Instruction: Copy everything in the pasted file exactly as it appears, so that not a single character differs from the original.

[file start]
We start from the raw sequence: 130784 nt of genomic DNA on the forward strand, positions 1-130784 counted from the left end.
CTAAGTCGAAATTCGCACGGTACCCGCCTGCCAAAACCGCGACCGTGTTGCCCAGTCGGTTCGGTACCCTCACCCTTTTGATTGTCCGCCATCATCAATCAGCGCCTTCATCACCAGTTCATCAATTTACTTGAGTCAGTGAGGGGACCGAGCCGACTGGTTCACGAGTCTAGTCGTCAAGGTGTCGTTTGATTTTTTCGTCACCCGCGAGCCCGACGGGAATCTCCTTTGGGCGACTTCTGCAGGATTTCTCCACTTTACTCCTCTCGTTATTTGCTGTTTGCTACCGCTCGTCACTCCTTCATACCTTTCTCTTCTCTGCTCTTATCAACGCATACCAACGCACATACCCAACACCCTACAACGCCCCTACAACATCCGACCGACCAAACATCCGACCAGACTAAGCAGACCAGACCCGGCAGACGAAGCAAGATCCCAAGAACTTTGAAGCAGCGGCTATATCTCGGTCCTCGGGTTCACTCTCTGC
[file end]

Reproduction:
We start from the raw sequence: 130784 nt of genomic DNA on the forward strand, positions 1-130784 counted from the left end.
CTAAGTCGAAATTCGCACGGTACCCGCCTGCCAAAACCGCGACCGTGTTGCCCAGTCGGTTCGGTACCCTCACCCTTTTGATTGTCCGCCATCATCAATCAGCGCCTTCATCACCAGTTCATCAATTTACTTGAGTCAGTGAGGGGACCGAGCCGACTGGTTCACGAGTCTAGTCGTCAAGGTGTCGTTTGATTTTTTCGTCACCCGCGAGCCCGACGGGAATCTCCTTTGGGCGACTTCTGCAGGATTTCTCCACTTTACTCCTCTCGTTATTTGCTGTTTGCTACCGCTCGTCACTCCTTCATACCTTTCTCTTCTCTGCTCTTATCAACGCATACCAACGCACATACCCAACACCCTACAACGCCCCTACAACATCCGACCGACCAAACATCCGACCAGACTAAGCAGACCAGACCCGGCAGACGAAGCAAGATCCCAAGAACTTTGAAGCAGCGGCTATATCTCGGTCCTCGGGTTCACTCTCTGC